The G7 and the trade wars
Financial markets have been mesmerised by geo-political events enveloping the globe. The G7 is always a fantastic event for leaders to prance around the world stage and bask in the media spotlight. The talk-fest has always ended with an agreed-upon communiqué, signed by all participants in a show of world solidarity. The build-up was enormous, with verbal jousting surrounding the emerging “global trade war”. The US, under President Donald Trump, has been threatening all its major trading partners with a reality check on tariffs. Trump has looked at the massive trade imbalances suffered by the US and concluded the multi-lateral trade agreements are neither fair nor free. The EU, China and Canada (under NAFTA) have all seemingly taken advantage of unfair trade practices, employing many protectionist measures and penalising US exports. Meanwhile, the unfettered access to the biggest market in the world (the US), has been virtually unimpeded. Trump is advocating reciprocal, bi-lateral agreements, so all trading partners operate under the same rules. This has been vociferously rejected by the EU and Canada, framing it as an attack on the concept of free trade, while playing the victim card. Trump has responded with tariffs and dire warnings linking trade to defence. The G7 seemed to accept this, until his departure from the meeting, when Canadian PM Trudeau launched a scathing attack on the president (in his absence). Result: a car crash, which will cost the Canadians and Europeans $$$.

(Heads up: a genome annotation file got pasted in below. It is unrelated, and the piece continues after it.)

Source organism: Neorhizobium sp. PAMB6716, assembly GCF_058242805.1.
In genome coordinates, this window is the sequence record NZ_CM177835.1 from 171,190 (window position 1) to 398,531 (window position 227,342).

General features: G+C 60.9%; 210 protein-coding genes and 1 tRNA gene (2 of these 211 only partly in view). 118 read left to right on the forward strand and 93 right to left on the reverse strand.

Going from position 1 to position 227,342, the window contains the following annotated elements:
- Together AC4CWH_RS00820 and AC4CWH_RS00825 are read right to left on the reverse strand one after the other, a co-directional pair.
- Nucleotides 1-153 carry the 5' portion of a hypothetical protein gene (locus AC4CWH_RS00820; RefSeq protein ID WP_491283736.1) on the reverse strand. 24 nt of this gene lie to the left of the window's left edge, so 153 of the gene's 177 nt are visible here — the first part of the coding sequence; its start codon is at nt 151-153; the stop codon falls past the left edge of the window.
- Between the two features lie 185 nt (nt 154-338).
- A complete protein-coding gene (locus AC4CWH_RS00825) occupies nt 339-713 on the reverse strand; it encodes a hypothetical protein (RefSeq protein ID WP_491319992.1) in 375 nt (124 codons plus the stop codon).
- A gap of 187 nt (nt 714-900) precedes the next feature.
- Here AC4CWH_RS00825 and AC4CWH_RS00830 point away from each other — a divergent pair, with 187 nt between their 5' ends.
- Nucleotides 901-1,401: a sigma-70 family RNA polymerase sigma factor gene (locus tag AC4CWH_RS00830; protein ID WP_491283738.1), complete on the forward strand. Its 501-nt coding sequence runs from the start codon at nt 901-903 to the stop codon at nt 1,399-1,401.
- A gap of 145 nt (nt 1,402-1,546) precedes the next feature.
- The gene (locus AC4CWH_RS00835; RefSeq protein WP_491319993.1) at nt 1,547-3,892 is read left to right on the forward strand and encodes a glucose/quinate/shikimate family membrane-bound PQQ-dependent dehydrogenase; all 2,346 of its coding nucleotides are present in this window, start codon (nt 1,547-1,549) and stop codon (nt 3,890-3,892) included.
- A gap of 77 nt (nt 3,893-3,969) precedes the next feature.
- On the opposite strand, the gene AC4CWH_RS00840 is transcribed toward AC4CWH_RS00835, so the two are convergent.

The Singapore Summit
This G7 was a tumultuous event but would soon be forgotten in the brave new world of Trump. The speed and regularity of momentous events occurring in the world have increased in frequency since the inauguration of the current administration in the White House. Trump flew directly from Canada to the Singapore Summit, where he spent the day negotiating with the North Korean Communist Chairman Kim. This was a historical occasion, resulting in a signed agreement between the two leaders, aimed at denuclearising the Korean Peninsula. The G7 was way in the rear-view mirror. Trump and Kim cavorted for most of the day in a world-first, addressing the climacteric position the region and the world find themselves in. The results were, it seems, surprisingly positive and look to be a great first step in solving one of the world’s great dilemmas. An agreement was signed and the process is underway.
Global trade wars
Trade remains a key issue in global markets and a resolution may take some time. The Europeans will have to sign an amended trade agreement, balancing tariffs and trade sanctions, or suffer the consequences. Trump did offer a proposal, namely to abandon all tariffs between the G7 nations, but this was summarily rejected. Trade is a major factor globally and particularly impacts trade-dependent, commodity nations, such as Australia. The ebb and flow of these developments therefore affect the associated currency. The AUD has suffered severe recent setbacks, although looks to have stabilised, with recent positive fiscal developments. The real fluctuations are found in relation to the reserve currency. The AUD experiences more volatility measured against the USD, rather than the EUR, which tends to move in conjunction with the AUD.